dc.contributor.authorJablonski, Tamaraen_GB
dc.contributor.authorFrey, Maryen_GB
dc.contributor.authorNajdovski, Melissaen_GB
dc.contributor.departmentNon-memberen_GB
dc.author.detailsTamara Jablonski, MSN, RN, CPN, Tami.Jablonski@cchmc.org; Mary Frey, BSN, RN, CPEN, CPN; Melissa Najdovski, BA, BSN, RNen_GB
dc.identifier.urihttp://hdl.handle.net/10755/344124-
dc.description.abstractResearch Abstract Purpose: Rapid Sequence Intubation (RSI) is a life saving intervention utilized to obtain a definitive airway during the management of pediatric patients in respiratory failure. Oxy-hemoglobin desaturation during RSI is commonly the first sign of physiologic deterioration and may be followed by bradycardia, hypotension and cardiac arrest. In our emergency department (ED), we documented a 33% oxy-hemoglobin desaturation rate among patients undergoing RSI. Our objective was to standardize RSI and reduce process variation through the multidisciplinary use of an intervention bundle with the specific aim of reducing oxy-hemoglobin desaturation associated with the RSI process. Design: This project is a prospective quality improvement effort in a pediatric emergency department utilizing multiple Plan-Do-Study-Act (PDSA) cycles within the Model for Improvement. Setting: Large, Midwestern, urban, tertiary care children’s hospital emergency department with Level I trauma status. Participants/Subjects: Participants include registered nurses (RN), physicians, respiratory therapists, clinical leaders, improvement experts and research assistants. Subjects included all patients undergoing RSI in the ED following the bundle introduction. Methods: A multidisciplinary improvement team was organized with participants identified based on experience and expertise in the RSI process and quality improvement methods. An intervention bundle was designed to standardize the RSI process, enhance communication, and raise team-level situational awareness. The bundle included a novel RSI checklist, pilot/co-pilot model for checklist execution, restriction of laryngoscopy to specific physicians based on level of training, and use of a video laryngoscope. Key process measures included use of the RSI checklist, pre-oxygenation > 3 minutes prior to first intubation attempt, end-tidal carbon dioxide (ETCO2) detection within 20 seconds of endotracheal tube (ETT) placement, correct intubating physician and video laryngoscope use. The outcome measure was oxy-hemoglobin desaturation during the RSI process. All data was collected by a trained research assistant from video review of care provided. Change in key process and outcome measures was detected via statistical process control (SPC) charts as well as direct comparison with historical performance. Results/Outcomes: 75 pediatric patients underwent RSI in our ED after bundle introduction. Patient characteristics were similar between historical and intervention groups. Data on the 75 patients during the intervention period (July 2012-September 2013) when compared to historical data (114 patients from April 1, 2009-March 31, 2010) revealed fewer process failures, fewer desaturations (16% in intervention group compared to 33% in historical group), fewer failed intubation attempts, and increased first attempt intubation success by pediatric emergency medicine (PEM) providers. Special cause variation was noted on the control chart for our main outcome measure, patients between patients experiencing desaturation. Implications: Standardization of the RSI process has led to improved success and reduced adverse events during this critical procedure as demonstrated by decreased frequency of oxy-hemoglobin desaturation and special cause variation for patients between patients experiencing desaturation. Multidisciplinary team collaboration was vital to the development, implementation, and success of an intervention bundle used during RSI in the ED setting.en_GB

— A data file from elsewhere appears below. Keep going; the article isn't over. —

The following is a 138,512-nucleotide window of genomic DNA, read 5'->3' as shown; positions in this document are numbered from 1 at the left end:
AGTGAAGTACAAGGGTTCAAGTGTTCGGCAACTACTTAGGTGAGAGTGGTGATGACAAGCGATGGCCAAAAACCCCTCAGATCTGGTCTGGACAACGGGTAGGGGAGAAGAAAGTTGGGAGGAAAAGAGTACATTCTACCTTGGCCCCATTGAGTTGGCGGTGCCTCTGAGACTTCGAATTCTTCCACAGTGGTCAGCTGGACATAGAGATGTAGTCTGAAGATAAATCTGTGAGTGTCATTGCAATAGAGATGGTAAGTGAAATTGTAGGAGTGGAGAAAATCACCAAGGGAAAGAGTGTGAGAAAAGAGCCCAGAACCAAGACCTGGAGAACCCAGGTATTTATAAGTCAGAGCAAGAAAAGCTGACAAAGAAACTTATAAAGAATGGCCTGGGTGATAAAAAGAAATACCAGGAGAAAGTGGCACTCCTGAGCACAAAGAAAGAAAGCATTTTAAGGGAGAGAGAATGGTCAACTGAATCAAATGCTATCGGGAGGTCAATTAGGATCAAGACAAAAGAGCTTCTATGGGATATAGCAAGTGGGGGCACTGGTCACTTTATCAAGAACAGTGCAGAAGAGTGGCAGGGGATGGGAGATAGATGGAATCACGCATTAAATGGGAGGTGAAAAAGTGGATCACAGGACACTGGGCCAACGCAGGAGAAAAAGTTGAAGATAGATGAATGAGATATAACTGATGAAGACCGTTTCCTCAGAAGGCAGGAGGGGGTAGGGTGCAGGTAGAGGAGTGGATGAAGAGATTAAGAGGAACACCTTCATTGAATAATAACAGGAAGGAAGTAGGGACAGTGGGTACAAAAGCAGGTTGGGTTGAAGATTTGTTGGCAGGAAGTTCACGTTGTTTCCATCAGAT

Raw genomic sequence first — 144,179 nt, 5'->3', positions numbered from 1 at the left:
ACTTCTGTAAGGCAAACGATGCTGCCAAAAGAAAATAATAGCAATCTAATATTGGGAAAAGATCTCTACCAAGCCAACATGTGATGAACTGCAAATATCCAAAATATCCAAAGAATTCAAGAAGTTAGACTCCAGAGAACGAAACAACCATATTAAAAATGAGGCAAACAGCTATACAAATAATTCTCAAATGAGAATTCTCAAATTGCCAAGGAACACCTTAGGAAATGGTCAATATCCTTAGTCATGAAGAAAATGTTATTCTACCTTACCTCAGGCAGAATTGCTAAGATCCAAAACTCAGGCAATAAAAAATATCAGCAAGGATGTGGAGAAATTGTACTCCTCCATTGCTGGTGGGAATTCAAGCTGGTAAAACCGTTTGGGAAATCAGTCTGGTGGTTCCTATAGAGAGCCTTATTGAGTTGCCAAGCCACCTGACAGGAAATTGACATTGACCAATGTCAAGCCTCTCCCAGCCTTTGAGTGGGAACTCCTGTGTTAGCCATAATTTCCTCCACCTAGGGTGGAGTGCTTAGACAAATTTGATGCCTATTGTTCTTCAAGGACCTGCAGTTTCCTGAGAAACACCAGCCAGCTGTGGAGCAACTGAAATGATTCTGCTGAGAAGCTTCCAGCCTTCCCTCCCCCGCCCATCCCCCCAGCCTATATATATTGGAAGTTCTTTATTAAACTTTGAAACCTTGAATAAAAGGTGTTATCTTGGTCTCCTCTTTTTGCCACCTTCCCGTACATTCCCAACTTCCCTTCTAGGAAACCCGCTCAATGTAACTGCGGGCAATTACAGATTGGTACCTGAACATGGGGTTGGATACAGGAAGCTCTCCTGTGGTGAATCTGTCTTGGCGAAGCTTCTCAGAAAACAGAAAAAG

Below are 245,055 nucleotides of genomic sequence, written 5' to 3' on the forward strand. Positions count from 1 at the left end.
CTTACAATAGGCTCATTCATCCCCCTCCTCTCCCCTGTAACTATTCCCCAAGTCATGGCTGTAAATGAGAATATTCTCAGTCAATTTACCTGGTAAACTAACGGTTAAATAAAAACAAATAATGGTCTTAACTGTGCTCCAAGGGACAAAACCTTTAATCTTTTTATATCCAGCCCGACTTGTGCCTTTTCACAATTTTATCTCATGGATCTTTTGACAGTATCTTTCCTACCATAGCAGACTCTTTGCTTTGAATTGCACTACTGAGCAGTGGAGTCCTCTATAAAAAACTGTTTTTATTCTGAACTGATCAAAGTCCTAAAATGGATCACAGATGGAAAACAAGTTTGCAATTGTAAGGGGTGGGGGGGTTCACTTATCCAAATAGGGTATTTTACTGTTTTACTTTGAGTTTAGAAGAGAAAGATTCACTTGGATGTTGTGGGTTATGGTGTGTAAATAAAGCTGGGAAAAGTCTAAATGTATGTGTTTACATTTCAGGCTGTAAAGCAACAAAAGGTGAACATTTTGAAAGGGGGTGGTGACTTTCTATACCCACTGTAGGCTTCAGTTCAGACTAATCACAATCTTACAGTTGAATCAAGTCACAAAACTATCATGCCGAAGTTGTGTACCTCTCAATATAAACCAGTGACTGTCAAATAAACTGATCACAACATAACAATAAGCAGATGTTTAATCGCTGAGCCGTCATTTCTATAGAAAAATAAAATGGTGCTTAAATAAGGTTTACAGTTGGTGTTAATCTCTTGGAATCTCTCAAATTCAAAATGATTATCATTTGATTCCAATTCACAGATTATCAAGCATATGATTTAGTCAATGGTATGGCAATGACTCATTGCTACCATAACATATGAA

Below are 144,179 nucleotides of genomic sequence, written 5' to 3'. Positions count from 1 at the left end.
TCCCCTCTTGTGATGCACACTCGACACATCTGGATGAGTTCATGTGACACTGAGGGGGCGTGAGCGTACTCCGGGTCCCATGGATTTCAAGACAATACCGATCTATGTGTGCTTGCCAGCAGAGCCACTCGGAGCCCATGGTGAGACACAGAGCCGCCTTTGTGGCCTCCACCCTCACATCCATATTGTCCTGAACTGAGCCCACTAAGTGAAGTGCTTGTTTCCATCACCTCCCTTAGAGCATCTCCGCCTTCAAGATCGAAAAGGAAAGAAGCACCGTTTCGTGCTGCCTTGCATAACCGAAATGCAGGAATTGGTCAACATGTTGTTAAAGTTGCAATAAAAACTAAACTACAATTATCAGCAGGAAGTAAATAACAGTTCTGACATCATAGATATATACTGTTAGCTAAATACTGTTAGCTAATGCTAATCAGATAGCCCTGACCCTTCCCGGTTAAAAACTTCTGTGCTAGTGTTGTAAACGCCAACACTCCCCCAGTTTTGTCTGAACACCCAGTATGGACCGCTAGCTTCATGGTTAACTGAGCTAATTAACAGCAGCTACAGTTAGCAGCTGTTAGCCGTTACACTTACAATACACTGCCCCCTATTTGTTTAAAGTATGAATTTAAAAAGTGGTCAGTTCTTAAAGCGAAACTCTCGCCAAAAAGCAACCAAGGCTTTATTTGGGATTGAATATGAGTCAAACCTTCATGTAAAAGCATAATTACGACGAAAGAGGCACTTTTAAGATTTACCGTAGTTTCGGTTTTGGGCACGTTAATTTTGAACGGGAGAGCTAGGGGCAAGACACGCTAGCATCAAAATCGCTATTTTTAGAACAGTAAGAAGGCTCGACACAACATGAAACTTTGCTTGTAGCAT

dc.subjectIntubation in Childrenen_GB
dc.subjectRapid Sequence Intubationen_GB
dc.date.available2015-02-04T11:26:55Z-
dc.date.issued2015-02-04-
dc.date.accessioned2015-02-04T11:26:55Z-
dc.conference.date2014en_GB
dc.conference.name2014 ENA Annual Conferenceen_GB
dc.conference.hostEmergency Nurses Associationen_GB
dc.conference.locationIndianapolis, Indiana, U.S.A.en_GB
dc.description2014 ENA Annual Conference Theme: Safe Practice, Safe Care. Held at the Indiana Convention Centeren_GB
dc.description.noteThis is an abstract-only submission. If the author has submitted a full-text item based on this abstract, you may find it by browsing the Virginia Henderson Global Nursing e-Repository by author. If author contact information is available in this abstract, please feel free to contact him or her with your queries regarding this submission. Alternatively, please contact the conference host, journal, or publisher (according to the circumstance) for further details regarding this item. If a citation is listed in this record, the item has been published and is available via open-access avenues or a journal/database subscription. Contact your library for assistance in obtaining the as-published article.en_GB